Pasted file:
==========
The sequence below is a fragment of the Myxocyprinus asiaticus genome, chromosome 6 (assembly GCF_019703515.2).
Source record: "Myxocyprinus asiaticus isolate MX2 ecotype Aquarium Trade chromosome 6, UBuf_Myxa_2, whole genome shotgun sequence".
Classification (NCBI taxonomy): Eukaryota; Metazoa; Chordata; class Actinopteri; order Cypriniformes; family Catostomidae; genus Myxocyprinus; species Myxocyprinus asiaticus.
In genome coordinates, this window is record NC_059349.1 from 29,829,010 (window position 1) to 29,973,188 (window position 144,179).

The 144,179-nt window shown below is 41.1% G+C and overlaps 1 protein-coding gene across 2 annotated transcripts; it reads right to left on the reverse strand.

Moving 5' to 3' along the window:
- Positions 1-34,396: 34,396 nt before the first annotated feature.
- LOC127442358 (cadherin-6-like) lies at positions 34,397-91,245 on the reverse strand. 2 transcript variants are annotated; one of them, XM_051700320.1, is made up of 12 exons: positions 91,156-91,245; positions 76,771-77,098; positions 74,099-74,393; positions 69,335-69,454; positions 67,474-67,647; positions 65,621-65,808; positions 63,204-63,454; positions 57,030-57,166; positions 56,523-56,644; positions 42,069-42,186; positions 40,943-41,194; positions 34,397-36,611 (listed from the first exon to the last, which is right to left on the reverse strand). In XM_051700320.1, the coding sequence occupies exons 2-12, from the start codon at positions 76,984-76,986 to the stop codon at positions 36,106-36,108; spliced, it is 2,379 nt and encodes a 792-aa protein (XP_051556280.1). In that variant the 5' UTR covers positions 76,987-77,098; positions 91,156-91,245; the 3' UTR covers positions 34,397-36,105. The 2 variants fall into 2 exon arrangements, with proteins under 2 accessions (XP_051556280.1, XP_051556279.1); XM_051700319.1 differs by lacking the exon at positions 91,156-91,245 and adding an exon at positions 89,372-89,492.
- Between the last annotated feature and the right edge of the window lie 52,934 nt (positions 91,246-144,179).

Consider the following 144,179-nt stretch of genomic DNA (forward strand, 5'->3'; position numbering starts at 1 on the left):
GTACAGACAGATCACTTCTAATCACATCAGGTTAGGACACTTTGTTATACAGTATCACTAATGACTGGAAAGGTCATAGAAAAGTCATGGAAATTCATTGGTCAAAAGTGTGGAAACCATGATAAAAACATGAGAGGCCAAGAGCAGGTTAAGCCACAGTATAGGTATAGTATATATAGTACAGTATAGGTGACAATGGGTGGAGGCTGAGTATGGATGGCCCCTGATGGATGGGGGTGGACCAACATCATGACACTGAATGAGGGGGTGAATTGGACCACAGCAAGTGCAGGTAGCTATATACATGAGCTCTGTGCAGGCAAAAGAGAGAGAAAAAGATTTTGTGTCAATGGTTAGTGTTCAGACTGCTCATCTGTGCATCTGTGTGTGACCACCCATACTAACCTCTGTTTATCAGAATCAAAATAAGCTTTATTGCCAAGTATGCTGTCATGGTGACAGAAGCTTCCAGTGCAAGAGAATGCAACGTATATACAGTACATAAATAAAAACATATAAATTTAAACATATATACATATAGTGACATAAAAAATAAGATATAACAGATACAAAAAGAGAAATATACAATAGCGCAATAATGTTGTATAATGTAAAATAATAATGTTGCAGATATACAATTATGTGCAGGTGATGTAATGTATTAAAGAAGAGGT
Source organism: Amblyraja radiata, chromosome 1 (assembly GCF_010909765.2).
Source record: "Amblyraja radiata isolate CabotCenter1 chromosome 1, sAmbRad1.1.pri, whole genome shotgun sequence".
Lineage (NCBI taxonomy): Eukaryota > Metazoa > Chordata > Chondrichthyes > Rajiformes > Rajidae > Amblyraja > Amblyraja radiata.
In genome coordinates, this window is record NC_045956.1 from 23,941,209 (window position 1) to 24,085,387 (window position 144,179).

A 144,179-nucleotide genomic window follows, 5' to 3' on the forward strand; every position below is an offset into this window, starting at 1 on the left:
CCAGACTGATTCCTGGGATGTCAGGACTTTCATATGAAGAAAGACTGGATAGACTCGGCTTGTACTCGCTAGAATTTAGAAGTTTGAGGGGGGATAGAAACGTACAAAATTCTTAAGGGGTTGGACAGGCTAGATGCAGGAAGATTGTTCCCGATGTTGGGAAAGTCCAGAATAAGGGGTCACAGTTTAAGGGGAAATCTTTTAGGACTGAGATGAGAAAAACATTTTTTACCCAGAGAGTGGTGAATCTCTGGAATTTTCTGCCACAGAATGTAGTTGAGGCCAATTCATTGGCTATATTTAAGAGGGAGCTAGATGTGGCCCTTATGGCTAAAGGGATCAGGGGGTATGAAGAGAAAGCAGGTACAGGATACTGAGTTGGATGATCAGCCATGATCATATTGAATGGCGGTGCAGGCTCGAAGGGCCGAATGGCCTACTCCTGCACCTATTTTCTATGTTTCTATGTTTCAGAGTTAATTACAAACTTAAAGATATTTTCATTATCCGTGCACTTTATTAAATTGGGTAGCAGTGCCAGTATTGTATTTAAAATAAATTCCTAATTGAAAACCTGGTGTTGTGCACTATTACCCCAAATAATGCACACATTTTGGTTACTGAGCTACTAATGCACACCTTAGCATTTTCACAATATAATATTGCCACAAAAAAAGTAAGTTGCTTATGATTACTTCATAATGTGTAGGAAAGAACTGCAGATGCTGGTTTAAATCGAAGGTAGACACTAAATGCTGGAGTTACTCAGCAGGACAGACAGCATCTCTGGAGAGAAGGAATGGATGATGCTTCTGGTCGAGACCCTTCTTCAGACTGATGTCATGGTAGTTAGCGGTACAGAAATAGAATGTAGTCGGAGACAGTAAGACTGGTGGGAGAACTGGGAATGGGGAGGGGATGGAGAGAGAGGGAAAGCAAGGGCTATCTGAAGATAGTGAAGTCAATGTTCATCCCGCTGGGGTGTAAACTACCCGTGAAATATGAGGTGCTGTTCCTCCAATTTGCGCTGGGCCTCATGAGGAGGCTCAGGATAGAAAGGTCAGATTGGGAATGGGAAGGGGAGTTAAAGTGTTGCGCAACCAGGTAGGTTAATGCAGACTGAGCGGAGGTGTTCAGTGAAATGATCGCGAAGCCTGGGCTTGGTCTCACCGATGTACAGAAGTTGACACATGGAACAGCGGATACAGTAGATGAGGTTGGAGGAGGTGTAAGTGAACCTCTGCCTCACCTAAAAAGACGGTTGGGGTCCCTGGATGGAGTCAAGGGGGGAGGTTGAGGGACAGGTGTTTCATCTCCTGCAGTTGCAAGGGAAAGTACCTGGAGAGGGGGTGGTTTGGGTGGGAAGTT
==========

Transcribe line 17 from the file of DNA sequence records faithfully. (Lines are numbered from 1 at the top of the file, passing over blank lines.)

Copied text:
CCAGACTGATTCCTGGGATGTCAGGACTTTCATATGAAGAAAGACTGGATAGACTCGGCTTGTACTCGCTAGAATTTAGAAGTTTGAGGGGGGATAGAAACGTACAAAATTCTTAAGGGGTTGGACAGGCTAGATGCAGGAAGATTGTTCCCGATGTTGGGAAAGTCCAGAATAAGGGGTCACAGTTTAAGGGGAAATCTTTTAGGACTGAGATGAGAAAAACATTTTTTACCCAGAGAGTGGTGAATCTCTGGAATTTTCTGCCACAGAATGTAGTTGAGGCCAATTCATTGGCTATATTTAAGAGGGAGCTAGATGTGGCCCTTATGGCTAAAGGGATCAGGGGGTATGAAGAGAAAGCAGGTACAGGATACTGAGTTGGATGATCAGCCATGATCATATTGAATGGCGGTGCAGGCTCGAAGGGCCGAATGGCCTACTCCTGCACCTATTTTCTATGTTTCTATGTTTCAGAGTTAATTACAAACTTAAAGATATTTTCATTATCCGTGCACTTTATTAAATTGGGTAGCAGTGCCAGTATTGTATTTAAAATAAATTCCTAATTGAAAACCTGGTGTTGTGCACTATTACCCCAAATAATGCACACATTTTGGTTACTGAGCTACTAATGCACACCTTAGCATTTTCACAATATAATATTGCCACAAAAAAAGTAAGTTGCTTATGATTACTTCATAATGTGTAGGAAAGAACTGCAGATGCTGGTTTAAATCGAAGGTAGACACTAAATGCTGGAGTTACTCAGCAGGACAGACAGCATCTCTGGAGAGAAGGAATGGATGATGCTTCTGGTCGAGACCCTTCTTCAGACTGATGTCATGGTAGTTAGCGGTACAGAAATAGAATGTAGTCGGAGACAGTAAGACTGGTGGGAGAACTGGGAATGGGGAGGGGATGGAGAGAGAGGGAAAGCAAGGGCTATCTGAAGATAGTGAAGTCAATGTTCATCCCGCTGGGGTGTAAACTACCCGTGAAATATGAGGTGCTGTTCCTCCAATTTGCGCTGGGCCTCATGAGGAGGCTCAGGATAGAAAGGTCAGATTGGGAATGGGAAGGGGAGTTAAAGTGTTGCGCAACCAGGTAGGTTAATGCAGACTGAGCGGAGGTGTTCAGTGAAATGATCGCGAAGCCTGGGCTTGGTCTCACCGATGTACAGAAGTTGACACATGGAACAGCGGATACAGTAGATGAGGTTGGAGGAGGTGTAAGTGAACCTCTGCCTCACCTAAAAAGACGGTTGGGGTCCCTGGATGGAGTCAAGGGGGGAGGTTGAGGGACAGGTGTTTCATCTCCTGCAGTTGCAAGGGAAAGTACCTGGAGAGGGGGTGGTTTGGGTGGGAAGTT